Iraqi Kurdish City on High Alert, with Jihadi Monitoring and Prayer Groups Banned
With extremists moving in next door, the Iraqi Kurdish province of Sulaymaniyah [Slemani] is ramping up security measures. This includes banning vehicles with other Iraqi license plates and closely monitoring the activities of ex-jihadis. Insiders say the tough new measures have already resulted in the arrest of men who could potentially have been trying to start extremist sleeper cells in the region.
Most recently, the Iraqi Kurdish province of Sulaymaniyah and its capital of the same name has been one of the safest places in Iraq. It was even safer than the semi-autonomous region of Iraqi Kurdistan's other major city, Erbil, which houses local government and military headquarters.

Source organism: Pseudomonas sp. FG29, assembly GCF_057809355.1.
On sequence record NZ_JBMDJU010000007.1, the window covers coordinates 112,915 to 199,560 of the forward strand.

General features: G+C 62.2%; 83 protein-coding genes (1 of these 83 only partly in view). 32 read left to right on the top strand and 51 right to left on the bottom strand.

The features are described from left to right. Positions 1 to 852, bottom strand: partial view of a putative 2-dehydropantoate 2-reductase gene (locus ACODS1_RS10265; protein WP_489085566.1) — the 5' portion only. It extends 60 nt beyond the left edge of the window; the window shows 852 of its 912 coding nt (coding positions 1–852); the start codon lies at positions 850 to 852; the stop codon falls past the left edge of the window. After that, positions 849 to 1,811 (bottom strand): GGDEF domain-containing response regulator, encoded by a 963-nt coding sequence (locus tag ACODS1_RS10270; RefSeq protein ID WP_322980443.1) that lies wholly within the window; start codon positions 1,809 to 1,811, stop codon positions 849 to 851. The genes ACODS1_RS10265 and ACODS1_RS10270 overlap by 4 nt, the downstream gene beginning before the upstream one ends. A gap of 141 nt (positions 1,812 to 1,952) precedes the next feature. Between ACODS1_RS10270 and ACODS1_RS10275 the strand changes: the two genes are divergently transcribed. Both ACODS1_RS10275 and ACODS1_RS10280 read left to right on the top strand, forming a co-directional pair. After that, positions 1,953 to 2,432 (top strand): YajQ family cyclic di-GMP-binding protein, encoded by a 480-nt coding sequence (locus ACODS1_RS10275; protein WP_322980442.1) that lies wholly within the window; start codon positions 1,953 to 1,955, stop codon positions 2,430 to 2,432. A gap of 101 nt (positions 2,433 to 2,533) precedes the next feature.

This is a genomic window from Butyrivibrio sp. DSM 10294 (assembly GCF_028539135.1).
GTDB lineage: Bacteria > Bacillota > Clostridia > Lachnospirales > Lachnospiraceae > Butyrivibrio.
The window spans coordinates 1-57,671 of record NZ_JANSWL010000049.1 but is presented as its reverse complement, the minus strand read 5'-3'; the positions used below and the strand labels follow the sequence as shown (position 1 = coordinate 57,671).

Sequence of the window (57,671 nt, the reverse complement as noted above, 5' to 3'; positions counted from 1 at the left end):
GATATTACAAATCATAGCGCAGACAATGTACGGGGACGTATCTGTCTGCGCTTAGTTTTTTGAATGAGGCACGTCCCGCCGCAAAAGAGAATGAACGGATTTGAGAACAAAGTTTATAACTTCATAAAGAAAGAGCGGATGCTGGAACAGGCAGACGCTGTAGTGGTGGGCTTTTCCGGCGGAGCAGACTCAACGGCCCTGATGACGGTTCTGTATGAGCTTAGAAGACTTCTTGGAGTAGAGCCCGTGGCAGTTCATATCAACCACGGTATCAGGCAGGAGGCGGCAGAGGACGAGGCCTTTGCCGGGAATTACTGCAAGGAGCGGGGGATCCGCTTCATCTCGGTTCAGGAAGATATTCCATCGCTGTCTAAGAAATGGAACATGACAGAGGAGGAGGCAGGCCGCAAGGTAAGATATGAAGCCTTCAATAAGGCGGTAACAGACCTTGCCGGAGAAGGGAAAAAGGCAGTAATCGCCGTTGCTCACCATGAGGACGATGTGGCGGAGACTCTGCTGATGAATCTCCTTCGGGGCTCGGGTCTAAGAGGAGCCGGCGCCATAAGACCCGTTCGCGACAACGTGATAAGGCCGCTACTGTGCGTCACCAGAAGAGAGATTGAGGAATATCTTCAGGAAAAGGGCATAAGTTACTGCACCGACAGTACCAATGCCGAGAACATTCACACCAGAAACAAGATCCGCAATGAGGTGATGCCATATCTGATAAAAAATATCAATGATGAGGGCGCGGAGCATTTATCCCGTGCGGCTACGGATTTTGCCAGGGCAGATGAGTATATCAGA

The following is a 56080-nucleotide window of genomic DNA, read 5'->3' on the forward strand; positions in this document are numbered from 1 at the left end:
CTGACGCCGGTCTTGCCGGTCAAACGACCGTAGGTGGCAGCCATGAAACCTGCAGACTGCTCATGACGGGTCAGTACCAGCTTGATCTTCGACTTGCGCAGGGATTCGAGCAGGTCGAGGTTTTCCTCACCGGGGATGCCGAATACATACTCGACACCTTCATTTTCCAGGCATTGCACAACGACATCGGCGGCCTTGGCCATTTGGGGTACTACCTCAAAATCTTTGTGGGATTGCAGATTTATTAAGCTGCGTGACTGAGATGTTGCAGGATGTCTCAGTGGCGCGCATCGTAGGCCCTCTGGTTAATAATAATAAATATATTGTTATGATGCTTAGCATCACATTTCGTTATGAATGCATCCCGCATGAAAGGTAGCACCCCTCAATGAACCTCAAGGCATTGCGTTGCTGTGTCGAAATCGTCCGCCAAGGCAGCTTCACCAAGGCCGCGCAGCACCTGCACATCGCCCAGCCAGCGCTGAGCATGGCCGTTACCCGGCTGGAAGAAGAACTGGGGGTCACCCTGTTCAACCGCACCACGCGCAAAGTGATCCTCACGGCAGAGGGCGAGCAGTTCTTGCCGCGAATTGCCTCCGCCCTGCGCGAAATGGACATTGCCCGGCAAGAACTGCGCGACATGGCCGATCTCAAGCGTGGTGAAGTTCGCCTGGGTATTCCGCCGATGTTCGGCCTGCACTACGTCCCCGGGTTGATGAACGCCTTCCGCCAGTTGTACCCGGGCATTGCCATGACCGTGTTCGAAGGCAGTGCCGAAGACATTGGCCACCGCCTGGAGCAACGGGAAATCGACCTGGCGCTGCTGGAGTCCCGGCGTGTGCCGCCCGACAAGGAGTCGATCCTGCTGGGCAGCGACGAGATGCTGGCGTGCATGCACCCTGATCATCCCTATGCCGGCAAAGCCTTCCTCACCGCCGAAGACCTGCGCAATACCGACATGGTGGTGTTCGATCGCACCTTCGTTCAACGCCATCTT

But since Sunni Muslim extremists took over two of Iraq's biggest cities and other territory in northern Iraq, in nearby Ninawa province, earlier this month, all that has changed. Locals have never seen security so tight as it is in Sulaymaniyah right now.
They understand the need for it – between 2001 and 2003 Ansar Al Islam, another Sunni Muslim extremist group affiliated with Al Qaeda, took control of terrain, including small villages, in the nearby mountainous Horaman area. Iraqi Kurdish security forces fought the extremists but only managed to finally expel the groups with the help of US munitions in 2003. Before that, the camps were used to launch attacks on Iraqi Kurdish targets and Iraqi Kurdish locals fear the same thing may happen again if another extremist group gains a permanent foothold anywhere in Iraq.
Which is why getting into the province has become more difficult: There is more security at checkpoints at the entrances to the province and Iraqi Kurdistan's security forces now ask more questions about identity and destination.